• Over the past decade, Cambodia has made good progress in re-establishing a nationwide health system that had been devastated by decades of civil conflict. The efforts of the Ministry of Health and nongovernmental organizations to expand family planning services have had an impact on individual lives and most health indicators. Between 1995 and 2000, the contraceptive prevalence rate for married couples practicing modern family planning methods increased from 7 to 18.5 percent. The risk that women will die due to pregnancy-related causes, while still quite high, has also been greatly reduced due to lower fertility and improved access to service provision. Despite these achievements, Cambodia faces great challenges. This booklet reviews Cambodia's current reproductive health situation and focuses on the challenges ahead for family planning and safe motherhood programs. (Hard copy available in English and Khmer)
    English
    CAM_SavingLives.pdf
  • This case study focuses on Cambodia, where a group of advocates recognized that involving men was an important aspect of improving the country's reproductive health status. Members of MEDiCAM, a large network of health nongovernmental organizations in Cambodia, formed the Reproductive Health Promotion Working Group (RHPWG), with technical assistance from the POLICY Project. Working as a bridge between implementers and policymakers, the RHPWG identified male involvement in reproductive health as its top advocacy priority. Through concerted advocacy efforts, the group succeeded in garnering policymaker support and worked with relevant ministries and other stakeholders to establish standard guidelines for male involvement programs. The draft guidelines were structured to align with the major components of the country's forthcoming Strategic Plan for Reproductive Health in Cambodia (2006-2010), which now refers explicitly to male involvement in several places. Cambodia's experience is a good model for other countries seeking to strengthen male involvement initiatives through advocacy, policy development, and implementation.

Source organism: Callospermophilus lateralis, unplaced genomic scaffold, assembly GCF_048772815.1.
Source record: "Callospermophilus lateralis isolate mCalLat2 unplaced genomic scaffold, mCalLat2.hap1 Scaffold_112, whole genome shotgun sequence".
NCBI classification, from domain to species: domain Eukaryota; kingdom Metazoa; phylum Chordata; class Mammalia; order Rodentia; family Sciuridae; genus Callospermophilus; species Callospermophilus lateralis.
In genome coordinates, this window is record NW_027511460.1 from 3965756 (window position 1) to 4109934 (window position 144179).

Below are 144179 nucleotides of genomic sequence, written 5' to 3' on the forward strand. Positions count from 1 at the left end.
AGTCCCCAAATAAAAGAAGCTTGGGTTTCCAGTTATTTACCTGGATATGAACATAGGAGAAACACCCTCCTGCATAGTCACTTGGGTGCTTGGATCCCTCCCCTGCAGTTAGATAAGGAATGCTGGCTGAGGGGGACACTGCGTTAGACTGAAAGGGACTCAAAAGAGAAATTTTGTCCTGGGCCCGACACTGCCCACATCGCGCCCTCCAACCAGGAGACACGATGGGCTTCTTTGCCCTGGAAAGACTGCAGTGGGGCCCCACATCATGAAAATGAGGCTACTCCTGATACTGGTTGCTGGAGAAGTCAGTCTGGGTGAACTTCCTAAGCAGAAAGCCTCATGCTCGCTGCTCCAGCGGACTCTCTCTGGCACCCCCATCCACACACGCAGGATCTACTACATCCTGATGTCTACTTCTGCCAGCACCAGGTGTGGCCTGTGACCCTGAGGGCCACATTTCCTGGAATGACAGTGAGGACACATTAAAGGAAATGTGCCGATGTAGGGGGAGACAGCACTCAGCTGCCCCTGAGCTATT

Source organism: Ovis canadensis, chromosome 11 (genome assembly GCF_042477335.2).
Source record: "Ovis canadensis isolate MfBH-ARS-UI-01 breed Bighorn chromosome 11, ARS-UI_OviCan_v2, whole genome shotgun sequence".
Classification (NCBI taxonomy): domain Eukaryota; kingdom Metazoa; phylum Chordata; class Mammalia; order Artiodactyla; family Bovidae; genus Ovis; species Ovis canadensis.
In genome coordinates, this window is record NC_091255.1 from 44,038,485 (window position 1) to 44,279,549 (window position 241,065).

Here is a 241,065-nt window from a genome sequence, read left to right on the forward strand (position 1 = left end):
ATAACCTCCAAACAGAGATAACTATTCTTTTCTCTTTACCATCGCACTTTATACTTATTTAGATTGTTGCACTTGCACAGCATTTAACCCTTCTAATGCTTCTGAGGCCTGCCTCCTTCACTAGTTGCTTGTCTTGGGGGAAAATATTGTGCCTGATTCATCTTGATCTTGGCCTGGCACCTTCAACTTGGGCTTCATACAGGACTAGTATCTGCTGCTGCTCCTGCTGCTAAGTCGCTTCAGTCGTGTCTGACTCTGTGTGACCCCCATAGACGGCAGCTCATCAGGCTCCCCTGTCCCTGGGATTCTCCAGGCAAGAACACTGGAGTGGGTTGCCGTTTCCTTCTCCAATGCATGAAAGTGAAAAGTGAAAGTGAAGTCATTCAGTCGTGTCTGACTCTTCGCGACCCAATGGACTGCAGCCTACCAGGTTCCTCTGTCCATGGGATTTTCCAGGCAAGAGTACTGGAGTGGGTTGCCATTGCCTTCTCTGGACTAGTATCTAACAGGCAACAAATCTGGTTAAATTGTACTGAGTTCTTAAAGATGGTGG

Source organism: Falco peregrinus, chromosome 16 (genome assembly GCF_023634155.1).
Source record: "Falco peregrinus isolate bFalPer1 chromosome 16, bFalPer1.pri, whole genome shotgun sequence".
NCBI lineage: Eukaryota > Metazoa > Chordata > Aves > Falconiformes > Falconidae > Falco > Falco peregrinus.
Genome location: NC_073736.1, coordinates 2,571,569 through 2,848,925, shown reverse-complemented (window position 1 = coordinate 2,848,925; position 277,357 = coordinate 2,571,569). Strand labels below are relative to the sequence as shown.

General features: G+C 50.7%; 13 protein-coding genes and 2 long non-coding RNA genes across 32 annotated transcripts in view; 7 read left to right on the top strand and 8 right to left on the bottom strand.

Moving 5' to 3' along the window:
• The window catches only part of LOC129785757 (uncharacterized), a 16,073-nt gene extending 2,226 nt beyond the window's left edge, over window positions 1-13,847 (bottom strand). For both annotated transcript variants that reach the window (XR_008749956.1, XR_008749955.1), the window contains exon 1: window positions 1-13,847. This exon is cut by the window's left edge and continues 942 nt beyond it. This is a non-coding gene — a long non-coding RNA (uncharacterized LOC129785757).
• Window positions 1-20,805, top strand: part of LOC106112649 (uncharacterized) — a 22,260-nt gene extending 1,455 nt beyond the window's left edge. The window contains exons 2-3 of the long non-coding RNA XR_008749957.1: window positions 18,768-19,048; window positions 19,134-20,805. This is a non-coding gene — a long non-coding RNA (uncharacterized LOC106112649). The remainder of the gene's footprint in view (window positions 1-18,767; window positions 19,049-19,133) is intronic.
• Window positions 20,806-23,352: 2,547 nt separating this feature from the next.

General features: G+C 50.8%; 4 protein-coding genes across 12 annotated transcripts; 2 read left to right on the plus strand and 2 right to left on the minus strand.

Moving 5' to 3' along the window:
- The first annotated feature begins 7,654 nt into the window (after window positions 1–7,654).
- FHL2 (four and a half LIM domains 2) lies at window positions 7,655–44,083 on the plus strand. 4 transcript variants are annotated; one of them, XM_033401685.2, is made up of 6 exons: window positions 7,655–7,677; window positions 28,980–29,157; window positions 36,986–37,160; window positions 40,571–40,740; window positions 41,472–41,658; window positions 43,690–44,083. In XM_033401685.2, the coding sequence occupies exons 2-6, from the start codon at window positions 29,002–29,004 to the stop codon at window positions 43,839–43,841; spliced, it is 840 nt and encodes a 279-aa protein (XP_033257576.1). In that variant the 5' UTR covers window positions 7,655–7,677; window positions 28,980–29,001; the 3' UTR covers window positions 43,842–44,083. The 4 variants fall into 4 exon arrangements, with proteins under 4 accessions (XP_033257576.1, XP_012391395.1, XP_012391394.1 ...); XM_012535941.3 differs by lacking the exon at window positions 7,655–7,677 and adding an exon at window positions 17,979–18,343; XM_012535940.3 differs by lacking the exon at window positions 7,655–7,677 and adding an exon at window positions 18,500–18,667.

English
    Cambodia MI casestudy final 1 24 06.doc
  • A study of the print media in Cambodia in 2003 found that HIV/AIDS reporting was often sensationalistic or voyeuristic, displaying little respect for the dignity of people living with HIV/AIDS who were usually depicted as victims or objects of sympathy. This resource has been developed as a result of recognition that there was no media guide to meet the growing demands of reporters covering the increasingly complex HIV/AIDS issues.
    English
    CAM_MediaGuide.pdf
  • This publication provides a concise overview of the current situation; analyzes the future course and impact of HIV/AIDS in the region; outlines recommendations for responding to the epidemic; and highlights promising programs that are already underway. Importantly, the report is designed as a user-friendly tool to help both government policymakers and civil society advocates encourage policy dialogue and commitment to address HIV/AIDS throughout the region. Focusing on the HIV/AIDS situation in Cambodia, the People's Democratic Republic of Laos, Thailand, and Viet Nam, the report also draws attention to six issues that are of particular concern in the region: 1) Women and HIV/AIDS, 2) Children Affected by HIV/AIDS, 3) Health Care Delivery and Costs, 4) Implications for Development, 5) Cross-border Issues, and 6) HIV/AIDS and Tuberculosis. Promoting an enabling policy environment, responding to the entire continuum of care (including prevention, care, and mitigation), and empowering vulnerable groups are among the strategies that are noted as central to an effective HIV/AIDS response in the Mekong Region.
    English
    HIV_Mekong.pdf